We are truly moved to tears by your presence here today. It is against this background that we will make a deal with the Liberian people today—and right now. Henceforth, this country will move away from a leadership that administers, maintains, controls and focuses on structure. Instead, this country and people will choose a leadership that develops, challenges, trusts and focuses on people. This is why we have come to join you to lead rather than manage our country. And we thank you for your support.
Fellow Liberians, I am increasingly of the view that we all care about the future of our country as demonstrated by your presence here today. For the last 14 years, our country was totally engulfed in a self-inflicted violence punctuated by hatred, anger and vengeance towards one another. We have had 14 years of fratricidal war that has nearly rendered our country extinct in the vastness of global economic, social and infrastructure development. We have had 14 years of misadventures and transitional political arrangements pillage the country meager resources. We have had 14 long years of failed state that has become a haven for criminal gangsters disguised as economic partners thus rendering a once proud nation a pariah in the comity of nations.
Sadly, indeed, those 14 years of violence has only spelled for us the darkest era of our history. These years have not only been the most unproductive years in the history of our country. These years have put us in a juvenile position of not knowing what we truly want for our country.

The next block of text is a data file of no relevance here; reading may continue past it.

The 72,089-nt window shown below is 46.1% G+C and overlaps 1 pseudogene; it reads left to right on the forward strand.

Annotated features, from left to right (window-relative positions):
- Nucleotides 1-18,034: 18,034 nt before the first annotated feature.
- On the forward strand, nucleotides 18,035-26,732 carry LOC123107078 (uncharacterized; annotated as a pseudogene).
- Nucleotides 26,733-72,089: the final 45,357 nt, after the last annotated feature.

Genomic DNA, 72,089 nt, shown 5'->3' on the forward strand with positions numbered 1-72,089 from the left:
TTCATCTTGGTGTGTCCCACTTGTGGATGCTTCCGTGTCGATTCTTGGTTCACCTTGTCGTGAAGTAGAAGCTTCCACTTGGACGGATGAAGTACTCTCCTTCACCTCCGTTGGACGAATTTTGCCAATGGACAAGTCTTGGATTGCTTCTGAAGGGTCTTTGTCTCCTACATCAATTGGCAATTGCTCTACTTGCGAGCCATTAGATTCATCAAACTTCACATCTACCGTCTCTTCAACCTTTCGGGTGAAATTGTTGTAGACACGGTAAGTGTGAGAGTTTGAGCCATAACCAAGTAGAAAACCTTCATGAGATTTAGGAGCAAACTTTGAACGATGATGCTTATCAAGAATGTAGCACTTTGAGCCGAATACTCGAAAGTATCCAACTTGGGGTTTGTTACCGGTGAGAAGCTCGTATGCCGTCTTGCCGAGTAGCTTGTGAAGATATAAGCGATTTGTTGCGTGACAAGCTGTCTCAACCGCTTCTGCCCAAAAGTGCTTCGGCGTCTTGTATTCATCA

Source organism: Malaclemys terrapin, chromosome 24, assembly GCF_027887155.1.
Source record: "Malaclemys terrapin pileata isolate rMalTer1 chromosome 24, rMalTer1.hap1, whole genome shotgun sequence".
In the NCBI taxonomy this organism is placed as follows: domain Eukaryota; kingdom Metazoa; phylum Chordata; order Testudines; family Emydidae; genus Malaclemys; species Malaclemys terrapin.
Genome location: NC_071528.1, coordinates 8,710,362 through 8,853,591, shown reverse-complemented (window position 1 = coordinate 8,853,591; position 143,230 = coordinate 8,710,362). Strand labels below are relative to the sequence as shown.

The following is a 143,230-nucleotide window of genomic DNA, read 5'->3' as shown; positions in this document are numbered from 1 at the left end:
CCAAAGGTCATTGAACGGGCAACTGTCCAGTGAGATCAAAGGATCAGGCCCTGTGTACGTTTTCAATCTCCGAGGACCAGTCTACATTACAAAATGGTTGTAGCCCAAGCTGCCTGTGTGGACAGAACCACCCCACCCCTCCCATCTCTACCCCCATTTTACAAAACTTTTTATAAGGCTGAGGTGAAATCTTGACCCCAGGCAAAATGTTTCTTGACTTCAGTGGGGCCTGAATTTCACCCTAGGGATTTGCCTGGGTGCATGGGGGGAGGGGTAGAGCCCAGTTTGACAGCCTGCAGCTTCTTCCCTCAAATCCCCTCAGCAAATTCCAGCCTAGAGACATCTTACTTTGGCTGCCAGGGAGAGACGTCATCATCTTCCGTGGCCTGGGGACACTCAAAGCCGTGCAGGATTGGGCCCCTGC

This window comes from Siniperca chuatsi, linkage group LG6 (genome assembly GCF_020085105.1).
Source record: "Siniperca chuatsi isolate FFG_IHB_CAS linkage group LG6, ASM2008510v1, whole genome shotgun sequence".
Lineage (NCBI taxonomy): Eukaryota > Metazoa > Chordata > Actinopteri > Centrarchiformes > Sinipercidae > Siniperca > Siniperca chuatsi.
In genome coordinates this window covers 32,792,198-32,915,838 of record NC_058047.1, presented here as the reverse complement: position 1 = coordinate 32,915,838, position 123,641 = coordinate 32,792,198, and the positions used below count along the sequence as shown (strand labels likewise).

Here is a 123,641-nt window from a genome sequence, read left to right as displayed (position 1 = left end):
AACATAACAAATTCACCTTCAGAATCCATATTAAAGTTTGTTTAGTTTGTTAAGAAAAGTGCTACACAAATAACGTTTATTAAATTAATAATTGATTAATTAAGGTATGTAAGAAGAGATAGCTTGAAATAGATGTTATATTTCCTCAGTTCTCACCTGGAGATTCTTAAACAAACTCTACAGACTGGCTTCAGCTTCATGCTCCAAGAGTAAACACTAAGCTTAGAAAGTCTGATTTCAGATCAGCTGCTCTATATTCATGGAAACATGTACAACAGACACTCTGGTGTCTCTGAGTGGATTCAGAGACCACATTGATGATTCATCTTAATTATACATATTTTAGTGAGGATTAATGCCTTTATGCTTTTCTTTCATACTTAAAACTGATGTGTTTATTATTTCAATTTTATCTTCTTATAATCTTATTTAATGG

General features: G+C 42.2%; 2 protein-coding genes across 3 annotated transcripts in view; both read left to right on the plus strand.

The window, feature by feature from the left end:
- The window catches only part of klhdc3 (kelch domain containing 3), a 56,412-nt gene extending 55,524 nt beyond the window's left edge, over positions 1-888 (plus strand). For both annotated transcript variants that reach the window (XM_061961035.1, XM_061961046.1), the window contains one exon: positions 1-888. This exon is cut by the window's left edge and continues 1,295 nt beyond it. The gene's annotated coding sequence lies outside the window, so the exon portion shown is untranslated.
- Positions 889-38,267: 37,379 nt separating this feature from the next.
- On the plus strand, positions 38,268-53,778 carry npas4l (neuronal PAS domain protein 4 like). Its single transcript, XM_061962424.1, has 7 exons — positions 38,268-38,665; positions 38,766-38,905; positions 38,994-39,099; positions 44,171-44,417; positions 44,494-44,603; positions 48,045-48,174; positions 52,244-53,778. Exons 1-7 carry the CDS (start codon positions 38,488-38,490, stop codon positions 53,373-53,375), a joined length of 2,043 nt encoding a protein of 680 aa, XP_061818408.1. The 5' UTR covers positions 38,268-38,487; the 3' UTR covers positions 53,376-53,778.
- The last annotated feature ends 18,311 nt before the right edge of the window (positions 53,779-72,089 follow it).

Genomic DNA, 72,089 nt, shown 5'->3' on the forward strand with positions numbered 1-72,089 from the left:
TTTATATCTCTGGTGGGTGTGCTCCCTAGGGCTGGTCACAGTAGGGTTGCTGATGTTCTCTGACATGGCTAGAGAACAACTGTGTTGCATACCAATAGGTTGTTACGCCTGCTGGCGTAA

We have become a laughing stock in the eyes of the international community. Our governments—now and then—have been characterized with massive corruption, waste, fraud and financial mismanagement in all forms and shapes. Our governments have demonstrated benign neglect for the sufferings of our people. Our governments have missed every opportunity to make the dream of shared economic prosperity, democracy and freedom a reality. Our governments have failed to support job creation for the record number of unemployed people in this country.
Our governments have failed to provide financial and business support to our farmers, the market women and the yana boys. Instead, they have over the years placed the future of our country in the hands of their cronies by giving then unguided access to our natural resources, monopoly over basic commodities, like the nation’s staple, and provided financial backings for their select group of economic partners since our leaders also own shares in these business enterprises.
Look around, you will find nothing but massive human suffering, broken schools, broken hospitals and infrastructure that are virtually non-existing. Fellow Liberians, we are in the deep. We are far behind the curve on practically every social and economic indicator. It is time to make a drastic change—a transformation in the right direction. That change cannot wait. It has to be now. We cannot afford to add another year to those unproductive years. The time is reap—and the opportunities avail themselves at this momemt.
We have a historic opportunity to change course—and change course we must this October. Come this October 11 every eligible Liberian will have the opportunity to cast a vote for change. This will be our second chance to truly define our future and determine our destiny. It will be a chance to elect a leadership that sees the horizon instead of the bottom line.